Mini-satellites sent aloft to improve VR
Humans may be able to experience a highly realistic space environment in the near future because of the efforts of a Chinese startup, Commsat Technology Development Co, an innovator of mini-satellites.
Ladybeetle I, a 91.85-kilogram satellite equipped with five highdefinition cameras, and another six smaller Ladybeetle miniature satellites were lifted into Earth orbit on Friday afternoon, the Beijing-based company announced.
Pictures taken by the five cameras will be stitched together to make a single panorama, with the goal of providing a better spacewalk experience for users of virtual reality glasses on Earth, it said.
The Ladybeetle I, designed and assembled by Commsat, also carry a LED screen that could allow people on Earth to take selfies against the backdrop of mesmerizing views in space, according to Xu Jiakang, one of the devices’ chief designers.
“We could upload one’s portrait onto the screen, and then use the cameras on the satellite to take photos of the screen in space,” he said.
Xu said the VR cameras and the Selfie screen were jointly developed by Commsat, the China Academy of Sciences’ Xi’an Institute of Optics and Precision Mechanics and Xi’an CAS Tianta Technology Co.
The Ladybeetle series was launched atop a Long March 2D carrier rocket from the Jiuquan Satellite Launch Center in northwestern China. Five other satellites were also aboard, including two low-orbit remote-sensing satellites contracted by the King Abdulaziz University for Science and Technology of Saudi Arabia, and three small satellites by Hunan Changsha Tianyi Research Institute.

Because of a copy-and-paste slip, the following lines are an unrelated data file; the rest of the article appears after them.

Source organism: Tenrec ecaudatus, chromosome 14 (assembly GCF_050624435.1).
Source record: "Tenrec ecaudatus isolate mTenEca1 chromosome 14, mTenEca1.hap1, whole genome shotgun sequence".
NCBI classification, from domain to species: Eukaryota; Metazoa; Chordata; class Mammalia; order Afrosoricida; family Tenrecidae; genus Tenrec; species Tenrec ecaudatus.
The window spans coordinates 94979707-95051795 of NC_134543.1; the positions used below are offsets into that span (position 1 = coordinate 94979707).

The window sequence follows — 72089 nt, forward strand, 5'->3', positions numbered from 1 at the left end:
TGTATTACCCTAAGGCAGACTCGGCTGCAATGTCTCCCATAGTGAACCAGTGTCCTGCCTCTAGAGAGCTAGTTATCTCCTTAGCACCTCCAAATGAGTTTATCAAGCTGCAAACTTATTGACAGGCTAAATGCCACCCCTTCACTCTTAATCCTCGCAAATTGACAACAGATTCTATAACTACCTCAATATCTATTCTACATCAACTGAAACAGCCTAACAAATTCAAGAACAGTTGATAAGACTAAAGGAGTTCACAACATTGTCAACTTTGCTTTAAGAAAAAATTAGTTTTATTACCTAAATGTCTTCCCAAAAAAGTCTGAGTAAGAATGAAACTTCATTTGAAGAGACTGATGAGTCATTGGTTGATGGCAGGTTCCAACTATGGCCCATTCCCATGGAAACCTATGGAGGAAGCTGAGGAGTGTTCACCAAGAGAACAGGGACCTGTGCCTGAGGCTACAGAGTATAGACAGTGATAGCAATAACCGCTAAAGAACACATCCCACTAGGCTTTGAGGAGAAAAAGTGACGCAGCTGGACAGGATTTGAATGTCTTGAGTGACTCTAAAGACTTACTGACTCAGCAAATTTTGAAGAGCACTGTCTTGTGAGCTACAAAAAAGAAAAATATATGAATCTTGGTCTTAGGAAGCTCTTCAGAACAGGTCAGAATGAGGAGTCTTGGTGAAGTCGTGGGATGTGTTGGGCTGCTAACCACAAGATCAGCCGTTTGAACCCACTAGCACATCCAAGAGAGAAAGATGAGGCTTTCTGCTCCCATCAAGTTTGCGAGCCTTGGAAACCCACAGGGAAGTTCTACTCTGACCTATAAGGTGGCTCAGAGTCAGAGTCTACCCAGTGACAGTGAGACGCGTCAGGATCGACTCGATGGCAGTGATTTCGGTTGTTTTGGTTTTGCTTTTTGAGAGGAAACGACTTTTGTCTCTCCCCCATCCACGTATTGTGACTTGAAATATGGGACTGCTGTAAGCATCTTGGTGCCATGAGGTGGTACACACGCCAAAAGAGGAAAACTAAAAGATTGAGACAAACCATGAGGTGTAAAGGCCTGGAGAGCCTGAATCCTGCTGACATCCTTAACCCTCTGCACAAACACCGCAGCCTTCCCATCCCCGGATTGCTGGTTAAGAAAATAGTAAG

Xie Tao, founder and CEO of Commsat, said the satellites are the first steps in the company’s ambitious plan to place 72 such craft into orbit by 2022.
The seven Ladybeetle satellites would conduct experiments in the internet of things and attempt to fulfill a series of tasks, such as tracing cargo ships and monitoring endangered wildlife, he said.
Peng Yuanyuan, Commsat’s co-founder, said another four satellites are expected to be placed into orbit by the end of 2019. Alongside the Ladybeetle satellites, they may be able to provide commercial services, including monitoring overseas purchases.
“Data will update every four hours to tell a cargo ship’s location, as well as the temperature and humidity inside the containers and whether they’ve been opened or not,” she said.
The update frequency increases as more satellites join the network and ultimately will be able to achieve something close to realtime monitoring, she added.
Founded in 2015, Commsat has been an innovator in the use of mini-satellites. In February, the company launched a CubeSat — Young Pioneer I — which enabled students to track and help control the spacecraft from ground stations built at schools nationwide.